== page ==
03 Feb 2016
Alternating laser between right and left circular polarization will generate brighter beacons for adaptive optics, researchers say.
Researchers in China say they have discovered a simple way to increase the brightness of laser guide stars by as much as 50 per cent.
The artificial beacons, which are key parts of the adaptive optical systems used in large telescopes to counteract the blurring effect of the Earth’s atmosphere and sharpen up astronomical images, are created by firing a yellow-orange laser into the night sky.
The laser excites sodium atoms high in the Earth’s mesosphere, at an altitude of around 90 km, making them glow and twinkle just like real stars. When the guide star’s emission is captured by the telescope, it is fed into the adaptive optical system and a deformable mirror to correct for the atmospheric distortion.
However, in the journal Nature Scientific Reports, Yan Feng and colleagues from the Shanghai Institute of Optics and Fine Mechanics say that the benefits of the guide star are reduced substantially by the phenomenon of precession - where sodium atoms are affected by the Earth’s geomagnetic field.
To counteract that, they suggest switching the excitation laser between left and right circular polarization at the so-called Larmor frequency – the angular frequency that describes the rate of precession.
The brightness of the guide star is one of the key factors in the performance of adaptive systems. Feng and colleagues performed a numerical simulation of the European Southern Observatory’s (ESO's) adaptive system at Paranal in Chile that suggests a major improvement is possible:
“Currently, the VLT [Very Large Telescope] of ESO in Chile, the Keck Observatory in Hawaii, and the Starfire Optical Range [US Air Force research lab in New Mexico] have continuous-wave 589 nm lasers installed,” Feng told optics.org. “The paper calculated the case of VLT. Theoretically, it is found that up to a 50 per cent enhancement in guide-star brightness can be achieved with the approach.”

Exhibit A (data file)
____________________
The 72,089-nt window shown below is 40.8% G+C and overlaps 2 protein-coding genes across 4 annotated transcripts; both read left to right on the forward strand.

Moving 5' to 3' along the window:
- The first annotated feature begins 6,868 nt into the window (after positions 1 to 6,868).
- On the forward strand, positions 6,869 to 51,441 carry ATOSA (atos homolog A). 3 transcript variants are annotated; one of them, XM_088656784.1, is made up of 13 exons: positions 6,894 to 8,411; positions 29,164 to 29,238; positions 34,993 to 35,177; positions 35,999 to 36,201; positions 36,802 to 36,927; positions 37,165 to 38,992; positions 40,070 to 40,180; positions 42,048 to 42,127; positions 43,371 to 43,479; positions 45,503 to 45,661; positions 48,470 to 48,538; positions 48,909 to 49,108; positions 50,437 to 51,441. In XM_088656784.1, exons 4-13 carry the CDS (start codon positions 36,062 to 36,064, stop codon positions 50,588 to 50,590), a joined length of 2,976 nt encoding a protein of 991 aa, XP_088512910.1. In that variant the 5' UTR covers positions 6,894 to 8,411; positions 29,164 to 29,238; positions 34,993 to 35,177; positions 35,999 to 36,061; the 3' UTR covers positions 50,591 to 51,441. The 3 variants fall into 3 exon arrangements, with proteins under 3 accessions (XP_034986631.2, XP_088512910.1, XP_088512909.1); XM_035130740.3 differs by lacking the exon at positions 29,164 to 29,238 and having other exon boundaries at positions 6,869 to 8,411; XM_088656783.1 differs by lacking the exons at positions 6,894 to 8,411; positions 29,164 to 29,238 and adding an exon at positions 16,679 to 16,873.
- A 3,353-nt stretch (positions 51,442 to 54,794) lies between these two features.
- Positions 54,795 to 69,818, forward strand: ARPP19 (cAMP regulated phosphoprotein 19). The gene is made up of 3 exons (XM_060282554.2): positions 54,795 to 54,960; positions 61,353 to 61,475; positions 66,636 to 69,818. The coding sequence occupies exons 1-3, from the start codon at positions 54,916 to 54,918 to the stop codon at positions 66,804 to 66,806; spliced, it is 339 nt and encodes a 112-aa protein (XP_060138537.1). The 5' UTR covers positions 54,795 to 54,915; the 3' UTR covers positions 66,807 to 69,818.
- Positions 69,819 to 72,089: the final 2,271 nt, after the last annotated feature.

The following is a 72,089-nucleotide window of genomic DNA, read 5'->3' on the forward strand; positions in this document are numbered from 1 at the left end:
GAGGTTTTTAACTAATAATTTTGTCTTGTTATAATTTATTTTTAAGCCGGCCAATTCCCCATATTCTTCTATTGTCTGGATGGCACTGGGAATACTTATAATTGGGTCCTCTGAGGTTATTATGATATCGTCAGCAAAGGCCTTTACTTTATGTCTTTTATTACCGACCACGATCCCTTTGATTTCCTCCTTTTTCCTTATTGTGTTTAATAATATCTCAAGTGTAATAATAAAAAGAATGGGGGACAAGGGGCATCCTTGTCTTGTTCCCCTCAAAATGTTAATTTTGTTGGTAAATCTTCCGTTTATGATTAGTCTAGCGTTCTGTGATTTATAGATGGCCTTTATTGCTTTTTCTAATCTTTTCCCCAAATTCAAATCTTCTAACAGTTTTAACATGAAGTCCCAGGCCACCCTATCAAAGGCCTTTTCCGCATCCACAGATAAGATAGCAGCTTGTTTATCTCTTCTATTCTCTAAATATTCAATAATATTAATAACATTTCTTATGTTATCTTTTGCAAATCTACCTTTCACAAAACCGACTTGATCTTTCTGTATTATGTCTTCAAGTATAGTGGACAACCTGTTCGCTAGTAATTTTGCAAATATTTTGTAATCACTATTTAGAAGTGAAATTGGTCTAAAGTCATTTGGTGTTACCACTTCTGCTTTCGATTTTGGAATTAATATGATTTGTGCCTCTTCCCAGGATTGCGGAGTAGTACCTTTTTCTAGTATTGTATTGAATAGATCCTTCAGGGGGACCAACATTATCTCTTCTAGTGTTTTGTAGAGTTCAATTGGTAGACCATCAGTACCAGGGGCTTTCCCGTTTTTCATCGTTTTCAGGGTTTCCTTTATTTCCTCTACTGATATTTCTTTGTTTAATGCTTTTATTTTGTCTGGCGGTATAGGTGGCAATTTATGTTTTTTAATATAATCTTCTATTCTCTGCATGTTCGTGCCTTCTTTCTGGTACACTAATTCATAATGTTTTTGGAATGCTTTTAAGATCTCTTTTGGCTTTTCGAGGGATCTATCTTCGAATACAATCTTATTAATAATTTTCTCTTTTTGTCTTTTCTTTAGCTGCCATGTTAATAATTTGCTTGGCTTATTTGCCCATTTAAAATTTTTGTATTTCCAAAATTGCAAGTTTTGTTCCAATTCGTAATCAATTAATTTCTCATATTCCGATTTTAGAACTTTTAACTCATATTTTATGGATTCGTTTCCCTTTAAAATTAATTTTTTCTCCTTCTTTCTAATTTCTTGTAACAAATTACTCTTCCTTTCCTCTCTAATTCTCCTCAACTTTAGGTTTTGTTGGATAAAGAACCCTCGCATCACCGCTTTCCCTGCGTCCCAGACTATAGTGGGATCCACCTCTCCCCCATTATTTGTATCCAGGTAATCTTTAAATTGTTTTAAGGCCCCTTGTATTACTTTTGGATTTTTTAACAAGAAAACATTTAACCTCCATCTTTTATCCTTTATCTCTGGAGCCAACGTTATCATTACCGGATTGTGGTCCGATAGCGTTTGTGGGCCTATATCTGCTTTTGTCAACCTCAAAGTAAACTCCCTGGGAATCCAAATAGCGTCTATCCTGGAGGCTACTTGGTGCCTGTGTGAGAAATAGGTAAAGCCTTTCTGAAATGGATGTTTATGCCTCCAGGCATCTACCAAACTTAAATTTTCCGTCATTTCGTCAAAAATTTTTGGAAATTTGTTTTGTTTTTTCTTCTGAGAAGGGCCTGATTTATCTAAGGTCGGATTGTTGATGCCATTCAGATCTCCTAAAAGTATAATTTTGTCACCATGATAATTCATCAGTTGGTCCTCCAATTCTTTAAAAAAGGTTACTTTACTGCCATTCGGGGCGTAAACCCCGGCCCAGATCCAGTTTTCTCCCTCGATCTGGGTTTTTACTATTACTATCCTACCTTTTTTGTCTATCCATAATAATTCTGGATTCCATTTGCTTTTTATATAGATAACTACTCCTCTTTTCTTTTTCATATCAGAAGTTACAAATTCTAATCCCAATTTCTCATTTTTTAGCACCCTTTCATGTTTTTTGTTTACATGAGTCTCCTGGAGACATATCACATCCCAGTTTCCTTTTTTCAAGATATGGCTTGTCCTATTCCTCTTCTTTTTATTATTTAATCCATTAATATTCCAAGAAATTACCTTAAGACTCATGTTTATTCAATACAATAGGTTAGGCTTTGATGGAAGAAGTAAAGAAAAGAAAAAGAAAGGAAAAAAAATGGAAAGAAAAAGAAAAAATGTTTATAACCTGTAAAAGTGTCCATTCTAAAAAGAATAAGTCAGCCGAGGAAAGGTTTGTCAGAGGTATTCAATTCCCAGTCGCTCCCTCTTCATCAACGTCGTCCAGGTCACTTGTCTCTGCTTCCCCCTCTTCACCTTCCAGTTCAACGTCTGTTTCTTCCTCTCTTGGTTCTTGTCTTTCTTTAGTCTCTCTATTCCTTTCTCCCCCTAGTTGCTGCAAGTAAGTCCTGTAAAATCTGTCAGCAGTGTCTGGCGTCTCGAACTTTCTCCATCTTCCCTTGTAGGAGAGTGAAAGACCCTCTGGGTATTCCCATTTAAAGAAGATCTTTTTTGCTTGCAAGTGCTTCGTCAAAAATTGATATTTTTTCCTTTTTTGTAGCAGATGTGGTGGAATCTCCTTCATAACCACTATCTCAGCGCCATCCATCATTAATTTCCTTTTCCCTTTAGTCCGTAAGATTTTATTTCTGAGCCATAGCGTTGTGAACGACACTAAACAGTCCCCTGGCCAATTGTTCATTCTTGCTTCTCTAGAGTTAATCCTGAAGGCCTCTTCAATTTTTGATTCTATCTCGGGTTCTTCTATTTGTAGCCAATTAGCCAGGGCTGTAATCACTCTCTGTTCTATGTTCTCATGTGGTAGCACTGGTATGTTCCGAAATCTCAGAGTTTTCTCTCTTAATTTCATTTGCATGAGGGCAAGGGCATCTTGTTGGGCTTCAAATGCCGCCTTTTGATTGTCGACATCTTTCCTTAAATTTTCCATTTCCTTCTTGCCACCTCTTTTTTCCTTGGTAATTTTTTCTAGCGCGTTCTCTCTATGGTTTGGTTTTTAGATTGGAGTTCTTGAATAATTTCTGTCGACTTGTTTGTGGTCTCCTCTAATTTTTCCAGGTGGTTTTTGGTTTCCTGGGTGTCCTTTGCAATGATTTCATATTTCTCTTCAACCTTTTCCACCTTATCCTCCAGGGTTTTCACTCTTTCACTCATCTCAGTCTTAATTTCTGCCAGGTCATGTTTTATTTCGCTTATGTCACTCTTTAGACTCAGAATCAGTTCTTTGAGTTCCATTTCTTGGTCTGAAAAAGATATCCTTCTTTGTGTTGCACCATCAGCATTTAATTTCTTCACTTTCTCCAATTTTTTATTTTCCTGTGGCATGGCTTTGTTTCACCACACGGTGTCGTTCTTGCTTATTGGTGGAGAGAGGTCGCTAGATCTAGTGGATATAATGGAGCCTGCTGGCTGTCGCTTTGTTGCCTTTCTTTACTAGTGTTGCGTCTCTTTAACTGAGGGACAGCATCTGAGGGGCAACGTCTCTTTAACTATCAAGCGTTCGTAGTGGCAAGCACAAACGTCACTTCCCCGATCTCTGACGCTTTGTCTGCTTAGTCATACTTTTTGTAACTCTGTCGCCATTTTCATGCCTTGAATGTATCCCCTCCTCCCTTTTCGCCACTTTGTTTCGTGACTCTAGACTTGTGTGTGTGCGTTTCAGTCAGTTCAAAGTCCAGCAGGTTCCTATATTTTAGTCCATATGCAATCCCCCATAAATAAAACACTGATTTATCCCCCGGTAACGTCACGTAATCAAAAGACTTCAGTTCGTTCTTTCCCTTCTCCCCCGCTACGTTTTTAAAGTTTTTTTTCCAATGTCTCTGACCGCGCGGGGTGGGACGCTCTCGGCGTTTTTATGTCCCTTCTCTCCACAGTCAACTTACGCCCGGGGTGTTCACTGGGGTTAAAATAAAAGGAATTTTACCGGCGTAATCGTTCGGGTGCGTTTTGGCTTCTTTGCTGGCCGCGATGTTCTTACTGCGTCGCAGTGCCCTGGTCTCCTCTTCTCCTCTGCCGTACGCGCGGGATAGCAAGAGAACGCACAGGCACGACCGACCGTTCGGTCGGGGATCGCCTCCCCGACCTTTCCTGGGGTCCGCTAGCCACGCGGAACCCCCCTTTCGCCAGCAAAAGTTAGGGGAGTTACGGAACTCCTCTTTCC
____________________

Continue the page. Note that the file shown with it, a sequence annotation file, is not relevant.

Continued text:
Straightforward ‘upgrade’ possible
While developing a 589 nm laser with the kind of pulse characteristics needed to match the Larmor frequency would be extremely challenging, achieving a similar effect by switching polarization with a continuous-wave laser should be much more straightforward.
“The polarization switching can be implemented in existing continuous-wave laser guide-star systems rather readily,” Feng explained. “A quarter-wave plate is usually inserted in the laser delivery path to generate a circular polarized beam from a linearly polarized beam for optical pumping.
“To achieve polarization switching, one can exchange the quarter-wave plate with an electro-optic phase modulator, and align the polarization of the laser at a 45-degree angle with the optical axis of the electro-optic crystal.
“Applying voltage on the crystal will produce a variable phase delay between the ordinary and extraordinary field components. Therefore, if one applies appropriate voltage on the crystal to produce a phase delay of -90° and +90° alternately, the laser will be switched between left and right circular polarization.”
Feng hopes that some of the world’s major observatories will now consider implementing the polarization scheme as a way to “upgrade” their adaptive systems, and has also discussed the idea with Toptica president Wilhelm Kaenders. Toptica developed four high-power solid-state 589nm lasers for guide stars at the VLT, the first of which was switched on last May.
“He [Kaenders] thinks this is a fully valid next-step proposal,” Feng said, adding that the Toptica lasers could accommodate such a change. He and his Shanghai team also develop their own sodium guide-star lasers, and may look to test their idea directly.
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